Long Beach Harbor
Long Beach Harbor is a major destination for recreational boaters, and there are spaces for more than 4,400 boats. Besides recreational boating, tourism is important to the economy. Major attractions include the Queen Mary, Aquarium of the Pacific and whale-watching tours.
Long Beach is also a major industrial port, ranked second-busiest in the nation and the 10th-busiest in the world. The town of Long Beach was laid out and settled in 1881 by developer W.E. Willmore, and renamed Long Beach, because of its 8.5-mile beach, in 1884.
In June 1911, the Port of Long Beach was founded on 800 acres of mudflats at the mouth of the Los Angeles River. Since then, the Port has grown to include more than 7,600 acres of wharves, state-of-the-art cargo terminals and shipping channels.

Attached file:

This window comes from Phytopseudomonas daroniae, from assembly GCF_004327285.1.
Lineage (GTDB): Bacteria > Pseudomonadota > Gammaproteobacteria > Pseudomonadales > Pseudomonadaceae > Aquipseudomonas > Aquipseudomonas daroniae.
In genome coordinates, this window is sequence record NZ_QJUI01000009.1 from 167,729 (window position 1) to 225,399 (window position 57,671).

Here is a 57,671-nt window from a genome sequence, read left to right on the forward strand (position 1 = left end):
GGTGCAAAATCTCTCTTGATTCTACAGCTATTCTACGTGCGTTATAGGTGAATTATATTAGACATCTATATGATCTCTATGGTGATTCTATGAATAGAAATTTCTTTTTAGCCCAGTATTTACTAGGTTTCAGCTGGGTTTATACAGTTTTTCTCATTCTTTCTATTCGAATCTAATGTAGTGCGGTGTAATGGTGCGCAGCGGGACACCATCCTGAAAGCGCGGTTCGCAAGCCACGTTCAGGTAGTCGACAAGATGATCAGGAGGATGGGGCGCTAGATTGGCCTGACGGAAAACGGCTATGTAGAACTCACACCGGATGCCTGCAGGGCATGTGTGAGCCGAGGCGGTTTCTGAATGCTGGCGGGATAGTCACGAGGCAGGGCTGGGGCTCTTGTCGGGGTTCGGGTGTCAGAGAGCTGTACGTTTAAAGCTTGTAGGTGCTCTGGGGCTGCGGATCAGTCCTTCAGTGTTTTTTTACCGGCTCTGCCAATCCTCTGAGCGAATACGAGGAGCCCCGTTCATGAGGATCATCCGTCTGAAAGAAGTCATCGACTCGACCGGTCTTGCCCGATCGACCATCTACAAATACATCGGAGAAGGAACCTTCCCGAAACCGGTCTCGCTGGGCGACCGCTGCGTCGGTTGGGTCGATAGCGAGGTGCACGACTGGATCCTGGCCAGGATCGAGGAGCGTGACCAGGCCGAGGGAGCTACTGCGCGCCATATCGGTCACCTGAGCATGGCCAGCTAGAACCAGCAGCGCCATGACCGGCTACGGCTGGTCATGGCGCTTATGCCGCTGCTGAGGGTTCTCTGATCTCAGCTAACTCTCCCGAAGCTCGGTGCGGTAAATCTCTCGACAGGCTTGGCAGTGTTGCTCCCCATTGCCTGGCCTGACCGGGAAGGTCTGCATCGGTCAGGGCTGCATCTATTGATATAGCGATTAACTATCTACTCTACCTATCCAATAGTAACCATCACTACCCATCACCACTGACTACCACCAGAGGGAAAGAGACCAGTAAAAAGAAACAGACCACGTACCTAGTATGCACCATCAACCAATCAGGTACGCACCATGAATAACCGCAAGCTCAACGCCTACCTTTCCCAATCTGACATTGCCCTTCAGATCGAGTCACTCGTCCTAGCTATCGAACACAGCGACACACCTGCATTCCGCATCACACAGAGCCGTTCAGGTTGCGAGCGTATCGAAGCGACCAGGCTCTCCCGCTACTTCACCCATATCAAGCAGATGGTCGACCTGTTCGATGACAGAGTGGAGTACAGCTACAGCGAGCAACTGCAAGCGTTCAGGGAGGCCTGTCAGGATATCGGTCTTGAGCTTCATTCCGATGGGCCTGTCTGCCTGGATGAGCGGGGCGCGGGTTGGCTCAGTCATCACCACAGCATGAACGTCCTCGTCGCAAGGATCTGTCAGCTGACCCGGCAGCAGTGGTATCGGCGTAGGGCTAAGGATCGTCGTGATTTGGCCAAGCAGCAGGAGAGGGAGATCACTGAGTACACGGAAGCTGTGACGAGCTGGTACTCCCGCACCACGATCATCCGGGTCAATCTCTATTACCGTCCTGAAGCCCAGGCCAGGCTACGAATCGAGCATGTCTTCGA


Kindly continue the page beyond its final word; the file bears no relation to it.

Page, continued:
Just below the Port of Los Angeles (San Pedro), between the Los Angeles River to the north and the San Gabriel River to the south, Long Beach Harbor marinas enjoy added protection because of a series of breakwaters and a southward-facing position.
The huge natural bay gives boaters quick access to open water and open route to Santa Catalina Island.
Moreover, its marinas offer their own mix of sights and attraction and a wide array of facilities and services. Because of its year-around optimum sailing conditions, Long Beach is home to the Congressional Cup, the Transpacific Yacht Race to Hawaii and annual Dragon Boat Race.